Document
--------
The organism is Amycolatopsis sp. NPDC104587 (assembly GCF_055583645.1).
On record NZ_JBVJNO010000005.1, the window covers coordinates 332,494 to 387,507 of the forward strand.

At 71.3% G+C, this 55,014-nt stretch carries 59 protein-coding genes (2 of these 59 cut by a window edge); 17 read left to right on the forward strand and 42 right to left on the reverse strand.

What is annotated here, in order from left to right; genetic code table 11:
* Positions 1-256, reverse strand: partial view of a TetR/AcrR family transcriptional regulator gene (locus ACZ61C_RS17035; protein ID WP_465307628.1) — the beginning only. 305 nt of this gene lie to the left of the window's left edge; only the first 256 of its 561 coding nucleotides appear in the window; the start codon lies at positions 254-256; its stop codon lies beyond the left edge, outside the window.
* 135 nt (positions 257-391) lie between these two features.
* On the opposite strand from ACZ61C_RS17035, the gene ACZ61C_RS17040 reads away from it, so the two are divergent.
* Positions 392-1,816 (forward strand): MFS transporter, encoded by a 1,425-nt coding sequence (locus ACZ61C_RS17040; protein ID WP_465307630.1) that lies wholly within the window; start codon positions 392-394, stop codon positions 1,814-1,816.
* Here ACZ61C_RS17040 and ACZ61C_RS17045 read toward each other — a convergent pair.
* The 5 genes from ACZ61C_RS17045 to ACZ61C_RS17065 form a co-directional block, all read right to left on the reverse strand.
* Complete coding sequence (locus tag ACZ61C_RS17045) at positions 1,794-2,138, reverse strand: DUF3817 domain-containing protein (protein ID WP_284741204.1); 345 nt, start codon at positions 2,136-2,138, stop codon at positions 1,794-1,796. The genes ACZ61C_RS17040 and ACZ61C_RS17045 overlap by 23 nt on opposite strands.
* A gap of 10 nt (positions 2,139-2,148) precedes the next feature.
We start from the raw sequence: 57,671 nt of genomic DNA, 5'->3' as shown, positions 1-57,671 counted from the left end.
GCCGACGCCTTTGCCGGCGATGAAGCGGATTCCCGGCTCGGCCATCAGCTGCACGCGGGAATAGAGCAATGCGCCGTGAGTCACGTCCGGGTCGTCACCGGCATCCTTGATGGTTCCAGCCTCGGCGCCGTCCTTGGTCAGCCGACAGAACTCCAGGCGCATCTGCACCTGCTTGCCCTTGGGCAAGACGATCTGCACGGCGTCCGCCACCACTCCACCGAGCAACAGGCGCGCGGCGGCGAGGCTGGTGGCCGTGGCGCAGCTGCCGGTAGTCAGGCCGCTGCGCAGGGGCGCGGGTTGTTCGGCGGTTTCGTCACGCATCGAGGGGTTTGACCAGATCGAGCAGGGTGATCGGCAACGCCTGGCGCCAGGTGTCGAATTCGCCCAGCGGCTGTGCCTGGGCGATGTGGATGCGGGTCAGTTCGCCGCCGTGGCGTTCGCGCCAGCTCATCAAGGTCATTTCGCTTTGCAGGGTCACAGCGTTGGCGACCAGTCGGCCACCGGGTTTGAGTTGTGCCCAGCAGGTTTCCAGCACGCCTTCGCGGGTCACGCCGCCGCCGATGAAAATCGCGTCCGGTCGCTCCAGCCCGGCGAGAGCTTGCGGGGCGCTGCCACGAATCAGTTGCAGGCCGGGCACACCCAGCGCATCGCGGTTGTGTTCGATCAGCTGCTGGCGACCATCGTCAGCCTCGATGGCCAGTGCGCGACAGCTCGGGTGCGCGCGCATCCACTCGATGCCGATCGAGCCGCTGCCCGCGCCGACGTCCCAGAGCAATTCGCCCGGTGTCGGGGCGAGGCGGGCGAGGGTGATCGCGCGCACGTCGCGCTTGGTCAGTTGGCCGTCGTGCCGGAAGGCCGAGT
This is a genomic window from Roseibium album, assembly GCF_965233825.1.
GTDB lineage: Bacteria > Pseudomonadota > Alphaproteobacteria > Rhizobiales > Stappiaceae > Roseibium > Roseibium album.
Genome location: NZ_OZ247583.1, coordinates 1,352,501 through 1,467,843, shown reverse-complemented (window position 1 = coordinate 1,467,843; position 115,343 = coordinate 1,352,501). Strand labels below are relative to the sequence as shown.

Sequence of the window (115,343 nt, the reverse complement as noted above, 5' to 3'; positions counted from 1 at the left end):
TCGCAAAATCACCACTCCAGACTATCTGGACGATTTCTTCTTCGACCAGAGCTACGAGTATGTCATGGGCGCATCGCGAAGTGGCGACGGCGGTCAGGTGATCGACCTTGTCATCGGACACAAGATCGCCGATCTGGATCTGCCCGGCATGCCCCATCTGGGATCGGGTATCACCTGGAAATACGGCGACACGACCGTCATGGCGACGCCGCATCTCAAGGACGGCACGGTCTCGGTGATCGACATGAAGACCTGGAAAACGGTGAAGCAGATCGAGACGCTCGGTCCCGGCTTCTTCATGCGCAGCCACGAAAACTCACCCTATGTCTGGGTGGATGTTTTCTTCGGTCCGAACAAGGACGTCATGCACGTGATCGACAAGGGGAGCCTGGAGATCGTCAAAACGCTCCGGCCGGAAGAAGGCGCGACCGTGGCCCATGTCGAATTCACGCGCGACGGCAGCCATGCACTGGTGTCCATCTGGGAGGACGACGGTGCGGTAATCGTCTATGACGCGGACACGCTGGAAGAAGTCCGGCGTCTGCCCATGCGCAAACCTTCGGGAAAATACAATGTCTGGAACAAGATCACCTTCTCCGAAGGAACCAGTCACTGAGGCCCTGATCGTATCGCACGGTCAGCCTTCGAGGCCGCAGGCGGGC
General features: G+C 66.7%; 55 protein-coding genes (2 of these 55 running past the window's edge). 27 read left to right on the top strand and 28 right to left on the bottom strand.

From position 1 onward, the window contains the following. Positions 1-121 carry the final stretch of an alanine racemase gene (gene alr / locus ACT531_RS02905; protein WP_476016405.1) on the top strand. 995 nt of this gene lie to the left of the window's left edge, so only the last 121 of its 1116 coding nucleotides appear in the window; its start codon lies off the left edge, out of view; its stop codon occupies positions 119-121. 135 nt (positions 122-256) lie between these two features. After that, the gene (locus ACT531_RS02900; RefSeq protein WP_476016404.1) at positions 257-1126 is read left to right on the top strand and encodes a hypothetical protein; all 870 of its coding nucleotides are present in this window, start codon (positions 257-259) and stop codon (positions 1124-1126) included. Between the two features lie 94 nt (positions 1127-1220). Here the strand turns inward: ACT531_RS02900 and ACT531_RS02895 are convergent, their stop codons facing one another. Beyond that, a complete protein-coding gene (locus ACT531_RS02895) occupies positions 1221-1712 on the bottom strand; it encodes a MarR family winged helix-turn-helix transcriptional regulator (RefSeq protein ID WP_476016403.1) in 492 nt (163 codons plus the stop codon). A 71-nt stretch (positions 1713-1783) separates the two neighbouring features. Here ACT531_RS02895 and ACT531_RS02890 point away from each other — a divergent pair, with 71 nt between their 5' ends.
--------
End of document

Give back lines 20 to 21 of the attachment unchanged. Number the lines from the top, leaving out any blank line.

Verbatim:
General features: G+C 66.7%; 55 protein-coding genes (2 of these 55 running past the window's edge). 27 read left to right on the top strand and 28 right to left on the bottom strand.

From position 1 onward, the window contains the following. Positions 1-121 carry the final stretch of an alanine racemase gene (gene alr / locus ACT531_RS02905; protein WP_476016405.1) on the top strand. 995 nt of this gene lie to the left of the window's left edge, so only the last 121 of its 1116 coding nucleotides appear in the window; its start codon lies off the left edge, out of view; its stop codon occupies positions 119-121. 135 nt (positions 122-256) lie between these two features. After that, the gene (locus ACT531_RS02900; RefSeq protein WP_476016404.1) at positions 257-1126 is read left to right on the top strand and encodes a hypothetical protein; all 870 of its coding nucleotides are present in this window, start codon (positions 257-259) and stop codon (positions 1124-1126) included. Between the two features lie 94 nt (positions 1127-1220). Here the strand turns inward: ACT531_RS02900 and ACT531_RS02895 are convergent, their stop codons facing one another. Beyond that, a complete protein-coding gene (locus ACT531_RS02895) occupies positions 1221-1712 on the bottom strand; it encodes a MarR family winged helix-turn-helix transcriptional regulator (RefSeq protein ID WP_476016403.1) in 492 nt (163 codons plus the stop codon). A 71-nt stretch (positions 1713-1783) separates the two neighbouring features. Here ACT531_RS02895 and ACT531_RS02890 point away from each other — a divergent pair, with 71 nt between their 5' ends.